Acid Rain 10

Acid rain is exactly what it suggests- rain that is acidic. The definition of "acid rain" is rain with a pH of below 5.6. Rain becomes acidic because of gases that dissolve in the rain. Approximately 70% of acid rain is a result of dissolved sulfur dioxide (SO2) which forms Sulfuric Acid. The remaining 30% or so comes from various Nitrogen Oxides (mostly NO2 and NO3 which has collectedly adopted the mane Nox). There is also a small percentage of hydrochloric acid that makes up hydrochloric acid as well. The equation is as follows:
Sulfuric acid when it joins with hydrogen atoms in the air:
In the air, the nitrogen ion becomes nitric or nitrous acid:
NO2(g) + H2O(l) = HNO3(aq) + ...

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sulfur dioxide emission comes from volcanoes, sea spray, plankton, and rotting vegetation.
The oxides of nitrogen are by-products of firing processes of extreme high temperatures, for example: automobiles, and utility plants; and in chemical industries, for example: fertilizer production, etc. Also, natural processes such as bacterial action in soil, forest fires, volcanic action, and lightning make up five percent of nitrogen oxide emission. Transportation makes up 43 percent, and 32 percent belongs to industrial combustion.
There are a number of things that acid rain effects in our environment. Forests, soil, lakes, streams, rivers, materials, and essentially mankind. One of the most serious impacts that acid rain has on our environment is acid deposition on our trees and soil. When Sulfuric Acid falls on the earth in rain, nutrients in the soils are washed away. Some of the aluminum also present in the soil is released and can be absorbed by the roots of trees. This ...

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of these species lay their eggs in the water making them extremely vulnerable.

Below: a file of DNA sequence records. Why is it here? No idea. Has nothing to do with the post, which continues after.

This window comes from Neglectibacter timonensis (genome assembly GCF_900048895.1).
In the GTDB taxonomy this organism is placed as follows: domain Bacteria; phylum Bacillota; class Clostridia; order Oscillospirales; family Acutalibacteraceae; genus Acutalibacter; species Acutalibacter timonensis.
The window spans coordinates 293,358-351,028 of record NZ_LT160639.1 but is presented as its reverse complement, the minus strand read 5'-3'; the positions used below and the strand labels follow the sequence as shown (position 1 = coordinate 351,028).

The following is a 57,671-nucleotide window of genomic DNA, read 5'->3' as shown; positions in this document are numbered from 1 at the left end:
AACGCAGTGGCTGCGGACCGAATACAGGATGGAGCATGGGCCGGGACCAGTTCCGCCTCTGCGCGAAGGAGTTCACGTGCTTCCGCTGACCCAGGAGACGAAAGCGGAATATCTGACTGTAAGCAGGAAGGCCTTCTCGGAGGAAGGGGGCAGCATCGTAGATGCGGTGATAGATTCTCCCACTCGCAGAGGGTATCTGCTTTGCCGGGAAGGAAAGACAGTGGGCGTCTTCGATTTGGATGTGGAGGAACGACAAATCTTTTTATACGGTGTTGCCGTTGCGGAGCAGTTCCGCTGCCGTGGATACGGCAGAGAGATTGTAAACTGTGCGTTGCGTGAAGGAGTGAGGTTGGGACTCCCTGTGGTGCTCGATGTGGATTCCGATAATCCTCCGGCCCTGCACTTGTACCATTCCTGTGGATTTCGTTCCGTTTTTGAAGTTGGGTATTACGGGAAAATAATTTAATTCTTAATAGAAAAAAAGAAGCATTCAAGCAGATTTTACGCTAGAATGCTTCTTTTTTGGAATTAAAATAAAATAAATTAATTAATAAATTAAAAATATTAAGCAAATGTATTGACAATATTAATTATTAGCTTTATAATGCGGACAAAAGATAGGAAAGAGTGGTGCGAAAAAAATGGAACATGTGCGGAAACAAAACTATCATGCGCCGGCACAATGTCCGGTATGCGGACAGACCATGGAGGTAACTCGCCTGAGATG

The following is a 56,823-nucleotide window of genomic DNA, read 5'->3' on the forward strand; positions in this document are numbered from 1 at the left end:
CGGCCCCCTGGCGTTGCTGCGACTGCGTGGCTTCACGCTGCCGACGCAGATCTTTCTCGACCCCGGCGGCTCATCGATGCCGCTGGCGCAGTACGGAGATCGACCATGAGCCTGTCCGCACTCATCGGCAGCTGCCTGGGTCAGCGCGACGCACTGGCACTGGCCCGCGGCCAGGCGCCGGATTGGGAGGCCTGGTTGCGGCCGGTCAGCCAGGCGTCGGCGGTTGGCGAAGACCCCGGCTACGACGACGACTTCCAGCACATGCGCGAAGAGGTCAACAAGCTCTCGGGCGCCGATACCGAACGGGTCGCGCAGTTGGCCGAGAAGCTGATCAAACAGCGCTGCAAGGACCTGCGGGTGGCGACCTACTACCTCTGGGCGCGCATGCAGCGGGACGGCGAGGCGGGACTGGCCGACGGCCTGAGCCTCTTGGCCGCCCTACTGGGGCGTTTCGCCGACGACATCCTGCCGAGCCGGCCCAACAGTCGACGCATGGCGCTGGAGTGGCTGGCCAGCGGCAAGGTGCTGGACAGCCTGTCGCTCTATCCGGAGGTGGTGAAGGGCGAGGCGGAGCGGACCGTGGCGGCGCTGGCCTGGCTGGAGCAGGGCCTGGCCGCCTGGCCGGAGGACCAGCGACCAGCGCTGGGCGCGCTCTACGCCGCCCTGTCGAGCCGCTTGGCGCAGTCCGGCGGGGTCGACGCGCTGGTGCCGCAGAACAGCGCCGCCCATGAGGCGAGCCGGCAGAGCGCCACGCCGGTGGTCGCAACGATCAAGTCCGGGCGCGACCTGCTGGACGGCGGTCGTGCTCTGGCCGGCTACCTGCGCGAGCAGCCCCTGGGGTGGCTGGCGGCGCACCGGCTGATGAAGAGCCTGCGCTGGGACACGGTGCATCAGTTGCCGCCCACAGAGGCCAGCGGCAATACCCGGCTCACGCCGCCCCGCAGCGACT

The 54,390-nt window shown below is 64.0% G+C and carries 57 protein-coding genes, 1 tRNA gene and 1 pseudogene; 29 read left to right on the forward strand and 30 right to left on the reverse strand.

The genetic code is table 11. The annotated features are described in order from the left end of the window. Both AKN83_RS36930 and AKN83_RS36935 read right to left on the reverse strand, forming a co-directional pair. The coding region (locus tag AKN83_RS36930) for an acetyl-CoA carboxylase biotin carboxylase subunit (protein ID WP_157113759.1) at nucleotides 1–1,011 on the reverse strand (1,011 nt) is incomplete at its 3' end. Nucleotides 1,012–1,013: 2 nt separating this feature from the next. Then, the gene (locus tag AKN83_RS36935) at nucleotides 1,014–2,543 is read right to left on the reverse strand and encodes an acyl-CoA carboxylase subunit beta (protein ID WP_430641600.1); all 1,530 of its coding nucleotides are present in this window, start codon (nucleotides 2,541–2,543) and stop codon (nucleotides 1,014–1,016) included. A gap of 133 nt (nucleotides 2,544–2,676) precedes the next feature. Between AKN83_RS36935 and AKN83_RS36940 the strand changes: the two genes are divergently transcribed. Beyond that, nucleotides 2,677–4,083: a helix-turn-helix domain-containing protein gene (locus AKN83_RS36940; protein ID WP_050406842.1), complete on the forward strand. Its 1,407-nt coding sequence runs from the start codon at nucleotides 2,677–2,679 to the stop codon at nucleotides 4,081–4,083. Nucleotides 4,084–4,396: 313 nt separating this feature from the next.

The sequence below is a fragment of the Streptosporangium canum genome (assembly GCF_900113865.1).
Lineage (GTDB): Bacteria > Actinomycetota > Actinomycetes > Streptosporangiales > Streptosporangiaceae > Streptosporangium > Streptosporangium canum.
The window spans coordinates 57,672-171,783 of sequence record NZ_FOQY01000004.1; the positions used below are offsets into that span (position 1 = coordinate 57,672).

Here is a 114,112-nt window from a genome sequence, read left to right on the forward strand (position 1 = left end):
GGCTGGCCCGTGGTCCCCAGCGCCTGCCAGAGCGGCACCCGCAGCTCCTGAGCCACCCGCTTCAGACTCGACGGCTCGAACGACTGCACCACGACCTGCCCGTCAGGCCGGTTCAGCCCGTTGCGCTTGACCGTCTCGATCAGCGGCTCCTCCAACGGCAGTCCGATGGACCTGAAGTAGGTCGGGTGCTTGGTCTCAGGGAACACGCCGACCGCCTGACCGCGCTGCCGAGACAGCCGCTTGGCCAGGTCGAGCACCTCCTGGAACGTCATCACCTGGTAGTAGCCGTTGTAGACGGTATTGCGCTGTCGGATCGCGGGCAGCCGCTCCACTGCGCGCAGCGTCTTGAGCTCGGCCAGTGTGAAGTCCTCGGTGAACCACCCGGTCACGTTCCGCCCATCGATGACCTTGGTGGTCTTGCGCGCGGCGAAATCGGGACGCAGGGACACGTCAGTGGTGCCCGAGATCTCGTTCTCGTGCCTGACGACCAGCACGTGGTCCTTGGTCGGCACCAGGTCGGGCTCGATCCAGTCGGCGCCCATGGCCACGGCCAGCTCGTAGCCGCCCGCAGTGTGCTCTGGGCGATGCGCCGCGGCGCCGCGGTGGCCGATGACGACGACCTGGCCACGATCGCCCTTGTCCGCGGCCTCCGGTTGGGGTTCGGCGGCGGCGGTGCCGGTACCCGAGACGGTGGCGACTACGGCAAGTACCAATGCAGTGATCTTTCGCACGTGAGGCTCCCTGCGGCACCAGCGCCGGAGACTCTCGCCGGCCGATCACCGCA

When it comes to materials, acid rain is a problem. For example, flags that aren’t put away get eaten by the acid rain. Also books and old art are affected because the ventilation systems aren’t designed to prevent acidic particles form entering the buildings of such places as libraries and museums, which eventually gets circulated throughout.
Finally the effect on humans. The most serious problem that we have with this is when it comes to our respiratory problems. The sulfur oxide and nitric oxide emissions wreak havoc when it comes to asthma, dry coughs, headaches, eye, nose and throat ...

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Acid Rain 10. (2007, August 27). Retrieved February 22, 2019, from
"Acid Rain 10.", 27 Aug. 2007. Web. 22 Feb. 2019. <>
"Acid Rain 10." August 27, 2007. Accessed February 22, 2019.
"Acid Rain 10." August 27, 2007. Accessed February 22, 2019.
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Added: 8/27/2007 03:57:01 AM
Category: Science & Nature
Type: Premium Paper
Words: 1747
Pages: 7

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